Christ of the Bible and Christ of personal experience must be the same. There are those who immediately will challenge this statement and will seek to refute it.

Sometime ago we heard a man ask a radio audience, “Is your Christ God?” The first reaction was one of surprise and curiosity but the more we thought of it the more relevant the question appeared.

The Christ portrayed in Scriptures has ascribed to him certain attributes both as to his person and his work. Here we find historical record and divine revelation combined. Here we are told who he was and what he did. The Bible also reveals truths about him that could come only through a revelation from God.

The affirmation has been made that we may reject the scriptural record about Christ and at the same time accept Christ. But the question immediately arises, What Christ?

If we reject the Christ of the Bible then we accept someone who is the product of human rationalization, deduction and imagination. Nothing basically wrong results from using all of our God-given faculties in thinking of Christ. However, if we use these while rejecting revealed truth about him the person we conjure may not be the real Christ at all.

But someone will argue: We accept the Christ of our own personal experience as led by the Holy Spirit. Good enough, but if the Christ of experience differs from the Christ of the Scriptures the question is whether we have been led by the Holy Spirit or by the imagination of our own hearts.

Unregenerate man notoriously goes off at tangents. The non-Christian religions of the world and the cults surrounding us are products of man-directed rather than Spirit-directed thinking.

The importance of obtaining the true view of Christ cannot be overestimated. A false Christ of the imagination, one different from the real Christ, can do inestimable harm. The pilot, whether on the sea or in the air, makes certain that the compass he follows is one worthy of confidence. How much more important when eternal destinies are at stake!

But someone asks, Is not the Christ of all men essentially the same? The answer is an emphatic NO.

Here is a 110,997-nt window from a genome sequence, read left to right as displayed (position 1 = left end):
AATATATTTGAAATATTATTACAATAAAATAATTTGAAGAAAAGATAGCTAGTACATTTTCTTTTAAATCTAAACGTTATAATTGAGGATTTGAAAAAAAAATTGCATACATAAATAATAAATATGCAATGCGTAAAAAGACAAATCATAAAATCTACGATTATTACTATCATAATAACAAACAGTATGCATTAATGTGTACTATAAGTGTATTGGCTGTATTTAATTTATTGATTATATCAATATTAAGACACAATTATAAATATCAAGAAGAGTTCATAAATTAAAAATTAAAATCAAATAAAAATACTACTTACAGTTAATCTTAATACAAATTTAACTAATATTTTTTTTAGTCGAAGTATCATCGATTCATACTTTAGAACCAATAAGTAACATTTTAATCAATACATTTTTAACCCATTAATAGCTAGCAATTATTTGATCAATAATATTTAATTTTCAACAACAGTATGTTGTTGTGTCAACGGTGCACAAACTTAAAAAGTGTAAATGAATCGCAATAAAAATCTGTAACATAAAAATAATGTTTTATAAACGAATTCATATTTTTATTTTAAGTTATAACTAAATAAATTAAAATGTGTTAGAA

The Christ of the Bible is the eternal Son of God, entering into this world of a virgin, manifesting himself as and declaring himself to be the Son of God, and showing himself both sinless and sovereign over all creation.

The Christ of the Bible deliberately and by design gave himself as a ransom for sinners; died on the cross and shed his blood that those who believe in him might be delivered from the guilt and penalty of sin.

This same Christ arose from the dead with a physical body that was seen and touched. His body bore the evidences of the crucifixion. He talked to and ate with his disciples and showed himself alive on a number of occasions. He then ascended into heaven while they watched him go.

The Christ of the Bible will come again someday in great glory and power. His coming will bring to an end this age in which we live.

The Christ of the Bible was the Son of God. He was also the Son of man. He is portrayed to us in terms of supernatural pre-existence, supernatural advent into the world, supernatural characteristics and power while in this world, dying a death with a supernatural effect on those who believe. His resurrection was a supernatural event bringing with it supernatural power and hope for Christians; his ascension into heaven was supernatural as to manner and his promised coming will be with supernatural manifestations.